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distal-attribute

How to set a connection parameter?

rclabo posted 2 years ago in General
I'd like to set the Found Rows=true connection parameter so that when I issue an update statement via the query window it will return the number of rows that matched the where clause rather than the number of rows modified. (These two are different when updating a record to a value that is the same as already on that record.) This parameter is supported by the DevArt MySql connector that I'm using but I can't figure out how to set connection string parameters for HeidiSql.

Anyone have any ideas?
ansgar posted 2 years ago
That's the CLIENT_FOUND_ROWS (2) flag which must be passed to mysql_real_connect(). There is no way to do that currently. If I would make that a session setting, I would break HeidiSQL's grid operations, which rely on the right number of affected rows to work correctly.

What's the point in preferring CLIENT_FOUND_ROWS?
rclabo posted 2 years ago
anse,
Thanks for your response. The reason that I would like this setting as an option is that I use HeidiSql to test out sql before embedding that sql in my application. My application connects to MySql with CLIENT_FOUND_ROWS set so that is knows if the update command issued matched rows or not. In the application this is more important than whether the value supplied in the update happen to match the values that were already in teh database and resulted in no actual record change. Since I use HeidiSql to write and test the sql first before incorporating it in my app, it'd be super helpful if the info returned for an update statement executed in the query window matched what I get in my app. So I would really like it if Heidi returned a number that indicated the number of rows that matched the where clause rather than the number actually modified. I'd be happy to give up the grid operations for that but I can see that many users wouldn't make that trade. Is there a way for you to provide a field where a user could just specify additional connection string values that get incorporated in the login. Then if CLIENT_FOUND_ROWS is set there by the user, they won't have grid opperations. But they will have the behavior they might need to match their other MySql environments. Would that be possible?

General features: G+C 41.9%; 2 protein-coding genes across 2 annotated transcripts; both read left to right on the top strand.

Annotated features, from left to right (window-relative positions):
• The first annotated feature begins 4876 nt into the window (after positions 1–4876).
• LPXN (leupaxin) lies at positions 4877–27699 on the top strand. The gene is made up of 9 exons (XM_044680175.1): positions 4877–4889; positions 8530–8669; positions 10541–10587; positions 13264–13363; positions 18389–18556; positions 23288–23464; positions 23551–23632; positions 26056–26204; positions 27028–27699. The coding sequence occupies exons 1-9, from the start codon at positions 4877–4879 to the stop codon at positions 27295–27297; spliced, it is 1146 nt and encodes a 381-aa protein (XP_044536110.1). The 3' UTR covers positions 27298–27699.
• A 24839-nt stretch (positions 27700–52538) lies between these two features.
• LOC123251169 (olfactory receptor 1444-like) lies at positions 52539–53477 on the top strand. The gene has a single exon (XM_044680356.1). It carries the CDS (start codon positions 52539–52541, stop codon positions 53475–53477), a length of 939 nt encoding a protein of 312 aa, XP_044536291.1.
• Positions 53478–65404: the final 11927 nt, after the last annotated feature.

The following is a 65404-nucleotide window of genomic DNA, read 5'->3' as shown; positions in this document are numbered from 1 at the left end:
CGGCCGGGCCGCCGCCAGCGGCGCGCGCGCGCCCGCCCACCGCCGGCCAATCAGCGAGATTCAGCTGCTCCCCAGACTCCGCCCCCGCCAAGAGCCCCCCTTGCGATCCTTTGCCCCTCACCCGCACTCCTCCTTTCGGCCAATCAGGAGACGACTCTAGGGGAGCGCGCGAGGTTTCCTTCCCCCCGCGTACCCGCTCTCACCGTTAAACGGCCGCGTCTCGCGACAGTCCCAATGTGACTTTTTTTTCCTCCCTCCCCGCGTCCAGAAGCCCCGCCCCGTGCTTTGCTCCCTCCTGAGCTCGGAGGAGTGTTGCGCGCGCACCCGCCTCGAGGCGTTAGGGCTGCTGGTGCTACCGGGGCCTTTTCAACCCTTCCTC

ansgar posted 2 years ago
Well, not having grid operations means "grid updates will crash left and right". Also other stuff may depend on the affected rows, but that's more a gutt feeling than a fact. What about a registry hack for passing additional CLIENT_* flags? You would need to know exactly what you add there, but once you know that CLIENT_FOUND_ROWS has the value "2", you're done.
jfalch posted 2 years ago
hm. what about using a simple

SELECT Count(*) FROM xxx WHERE where_cond

instead ?

ansgar posted 2 years ago
Yes, of course. A simple

SELECT FOUND_ROWS();


after your update/insert should do it as well.
rclabo posted 2 years ago
That's a great suggestion. However it'd be nice not to have to run a select statement with every update statement if HeidiSql could just return the found rows when executing update statements.

When a update statement is ran in the query window, it returns somethign like:
/* 2 rows affected, 0 rows found. Duration for 1 query: 0.031 sec. */

It seems that it always shows 0 rows found. My problem could be solved if this part of the output showed the correct value for found rows for the update statement. Is there an easy way to fix that?
rclabo posted 2 years ago
When a update statement is ran in the query window, it returns something like:
/* 2 rows affected, 0 rows found. Duration for 1 query: 0.031 sec. */

It would be super helpful if instead of 0 rows found it could show an accurate representation of the number of rows that matched the where clause of the update statement. It seems that the current display of 0 rows found is a bug. Can this be fixed?
ansgar posted 2 years ago
If you say that's a bug than you express that the API function mysql_affected_rows() has a bug (which is not true). If you need the number of rows which matched your WHERE clause than you would need an API function like mysql_matched_rows() or so, which does not exist. HeidiSQL calls mysql_affected_rows() and displays the result in that output line "x rows affected...".